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The biogeochemical impact of glacial meltwater from Southwest Greenland

Hendry, Katharine R.; Huvenne, Veerle A.I.; Robinson, Laura F.; Annett, Amber; Badger, Marcus; Jacobel, Allison W.; Chin Ng, Hong; Opher, Jacob; Pickering, Rebecca A.; Taylor, Michelle L.; Bates, Stephanie L.; Cooper, Adam; Cushman, Grace G.; Goodwin, Claire; Hoy, Shannon; Rowland, George; Samperiz, Ana; Williams, James A.; Achterberg, Eric P.; Arrowsmith, Carol; Alexander Brearley, J.; Henley, Sian F.; Krause, Jeffrey W.; Leng, Melanie J.; Li, Tao; McManus, Jerry F.; Meredith, Michael P.; Perkins, Rupert and Malcolm S. Woodward, E. (2019). The biogeochemical impact of glacial meltwater from Southwest Greenland. Progress in Oceanography, 176, article no. 102126.

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DOI (Digital Object Identifier) Link: https://doi.org/10.1016/j.pocean.2019.102126
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Abstract

Biogeochemical cycling in high-latitude regions has a disproportionate impact on global nutrient budgets. Here, we introduce a holistic, multi-disciplinary framework for elucidating the influence of glacial meltwaters, shelf currents, and biological production on biogeochemical cycling in high-latitude continental margins, with a focus on the silica cycle. Our findings highlight the impact of significant glacial discharge on nutrient supply to shelf and slope waters, as well as surface and benthic production in these regions, over a range of timescales from days to thousands of years. Whilst biological uptake in fjords and strong diatom activity in coastal waters maintains low dissolved silicon concentrations in surface waters, we find important but spatially heterogeneous additions of particulates into the system, which are transported rapidly away from the shore. We expect the glacially-derived particles – together with biogenic silica tests – to be cycled rapidly through shallow sediments, resulting in a strong benthic flux of dissolved silicon. Entrainment of this benthic silicon into boundary currents may supply an important source of this key nutrient into the Labrador Sea, and is also likely to recirculate back into the deep fjords inshore. This study illustrates how geochemical and oceanographic analyses can be used together to probe further into modern nutrient cycling in this region, as well as the palaeoclimatological approaches to investigating changes in glacial meltwater discharge through time, especially during periods of rapid climatic change in the Late Quaternary.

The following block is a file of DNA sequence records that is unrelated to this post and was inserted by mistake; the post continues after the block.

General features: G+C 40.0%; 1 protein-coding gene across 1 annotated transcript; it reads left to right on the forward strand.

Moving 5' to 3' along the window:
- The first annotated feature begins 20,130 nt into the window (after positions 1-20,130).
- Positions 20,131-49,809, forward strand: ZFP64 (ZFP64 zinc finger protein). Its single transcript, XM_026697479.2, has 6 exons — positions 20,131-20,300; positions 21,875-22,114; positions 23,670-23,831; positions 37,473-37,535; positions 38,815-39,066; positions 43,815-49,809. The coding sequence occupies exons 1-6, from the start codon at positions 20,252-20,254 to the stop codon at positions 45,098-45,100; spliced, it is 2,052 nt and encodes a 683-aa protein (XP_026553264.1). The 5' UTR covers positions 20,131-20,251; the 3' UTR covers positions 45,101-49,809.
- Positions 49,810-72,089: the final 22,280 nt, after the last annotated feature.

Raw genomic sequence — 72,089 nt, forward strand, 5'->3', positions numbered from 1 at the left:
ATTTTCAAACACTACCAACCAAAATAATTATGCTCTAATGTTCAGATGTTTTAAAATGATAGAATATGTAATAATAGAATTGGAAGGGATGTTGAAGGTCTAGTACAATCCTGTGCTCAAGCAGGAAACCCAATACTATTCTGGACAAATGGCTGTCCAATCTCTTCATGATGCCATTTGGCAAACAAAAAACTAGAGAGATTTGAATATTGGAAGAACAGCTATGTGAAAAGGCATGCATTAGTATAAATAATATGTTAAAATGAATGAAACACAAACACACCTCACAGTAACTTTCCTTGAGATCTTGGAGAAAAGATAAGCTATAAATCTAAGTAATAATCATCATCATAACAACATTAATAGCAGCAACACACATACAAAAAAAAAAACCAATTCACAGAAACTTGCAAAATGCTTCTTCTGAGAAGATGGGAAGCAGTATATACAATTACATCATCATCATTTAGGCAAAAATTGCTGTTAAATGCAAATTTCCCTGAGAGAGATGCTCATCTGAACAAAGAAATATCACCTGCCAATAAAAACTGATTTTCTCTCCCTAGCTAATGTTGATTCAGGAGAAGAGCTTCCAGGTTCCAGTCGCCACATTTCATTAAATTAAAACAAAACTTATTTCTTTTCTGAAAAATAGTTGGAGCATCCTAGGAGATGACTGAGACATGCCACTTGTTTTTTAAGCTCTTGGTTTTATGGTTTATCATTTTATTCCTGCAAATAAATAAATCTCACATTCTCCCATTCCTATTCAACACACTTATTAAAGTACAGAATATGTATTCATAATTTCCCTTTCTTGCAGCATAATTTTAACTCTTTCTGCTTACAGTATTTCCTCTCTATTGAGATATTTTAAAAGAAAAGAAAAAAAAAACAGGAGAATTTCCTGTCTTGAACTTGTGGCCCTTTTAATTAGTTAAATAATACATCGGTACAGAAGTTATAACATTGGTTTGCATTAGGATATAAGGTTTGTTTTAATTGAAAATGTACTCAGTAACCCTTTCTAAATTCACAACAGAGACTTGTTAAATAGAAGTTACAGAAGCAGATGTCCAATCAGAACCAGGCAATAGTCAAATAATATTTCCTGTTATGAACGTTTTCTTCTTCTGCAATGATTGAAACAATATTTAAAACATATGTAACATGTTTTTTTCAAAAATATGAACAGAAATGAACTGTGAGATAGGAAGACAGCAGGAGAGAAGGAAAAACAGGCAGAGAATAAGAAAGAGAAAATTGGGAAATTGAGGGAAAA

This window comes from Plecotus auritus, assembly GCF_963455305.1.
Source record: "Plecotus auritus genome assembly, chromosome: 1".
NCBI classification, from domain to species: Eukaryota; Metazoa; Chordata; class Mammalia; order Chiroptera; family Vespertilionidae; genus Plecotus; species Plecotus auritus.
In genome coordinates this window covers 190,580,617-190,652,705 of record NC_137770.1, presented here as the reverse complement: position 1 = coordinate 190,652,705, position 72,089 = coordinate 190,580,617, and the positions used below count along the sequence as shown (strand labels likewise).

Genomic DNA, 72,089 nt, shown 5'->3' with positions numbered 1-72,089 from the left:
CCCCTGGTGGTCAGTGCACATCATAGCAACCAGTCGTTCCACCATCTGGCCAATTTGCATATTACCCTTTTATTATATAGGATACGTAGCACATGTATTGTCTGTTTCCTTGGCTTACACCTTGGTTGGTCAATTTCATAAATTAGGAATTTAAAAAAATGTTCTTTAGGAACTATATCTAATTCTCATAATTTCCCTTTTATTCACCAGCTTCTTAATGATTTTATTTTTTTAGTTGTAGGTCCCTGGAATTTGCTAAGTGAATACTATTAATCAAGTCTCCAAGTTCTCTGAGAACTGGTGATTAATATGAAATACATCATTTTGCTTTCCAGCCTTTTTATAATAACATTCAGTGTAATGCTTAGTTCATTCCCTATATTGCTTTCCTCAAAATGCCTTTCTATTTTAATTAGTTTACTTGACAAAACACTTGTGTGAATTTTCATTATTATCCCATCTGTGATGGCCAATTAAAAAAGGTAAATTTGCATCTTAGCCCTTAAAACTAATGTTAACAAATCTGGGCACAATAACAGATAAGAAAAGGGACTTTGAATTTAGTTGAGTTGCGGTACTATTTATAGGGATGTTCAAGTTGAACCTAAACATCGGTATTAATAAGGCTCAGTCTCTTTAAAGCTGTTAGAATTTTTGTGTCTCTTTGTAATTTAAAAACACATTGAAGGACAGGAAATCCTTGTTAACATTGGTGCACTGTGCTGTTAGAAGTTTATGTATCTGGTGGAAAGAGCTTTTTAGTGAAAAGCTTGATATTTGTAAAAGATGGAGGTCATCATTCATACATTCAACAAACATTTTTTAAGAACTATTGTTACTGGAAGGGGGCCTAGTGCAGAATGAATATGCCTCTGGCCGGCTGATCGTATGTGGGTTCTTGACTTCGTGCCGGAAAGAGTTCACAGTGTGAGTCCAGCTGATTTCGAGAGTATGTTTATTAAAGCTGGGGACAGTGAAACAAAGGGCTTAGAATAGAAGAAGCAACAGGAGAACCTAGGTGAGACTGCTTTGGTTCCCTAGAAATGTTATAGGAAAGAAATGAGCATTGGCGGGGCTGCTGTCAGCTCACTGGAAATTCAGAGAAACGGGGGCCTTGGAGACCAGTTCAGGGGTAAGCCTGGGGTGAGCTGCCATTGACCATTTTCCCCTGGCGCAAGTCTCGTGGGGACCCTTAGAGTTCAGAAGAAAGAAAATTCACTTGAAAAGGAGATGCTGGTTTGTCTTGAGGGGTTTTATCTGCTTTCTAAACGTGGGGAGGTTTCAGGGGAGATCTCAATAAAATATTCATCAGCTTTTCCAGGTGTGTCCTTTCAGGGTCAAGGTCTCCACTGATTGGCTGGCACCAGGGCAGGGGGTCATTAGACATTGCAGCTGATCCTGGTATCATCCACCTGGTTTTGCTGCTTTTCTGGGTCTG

Item Type: Journal Item
Copyright Holders: 2019 Elsevier Ltd.
ISSN: 0079-6611
Keywords: Biogeochemistry; nutrients; glaciers; primary production; silica cycling
Academic Unit/School: Faculty of Science, Technology, Engineering and Mathematics (STEM) > Environment, Earth and Ecosystem Sciences
Faculty of Science, Technology, Engineering and Mathematics (STEM)
Item ID: 62032
Depositing User: ORO Import
Date Deposited: 20 Jun 2019 08:18
Last Modified: 08 Jul 2019 17:56
URI: http://oro.open.ac.uk/id/eprint/62032
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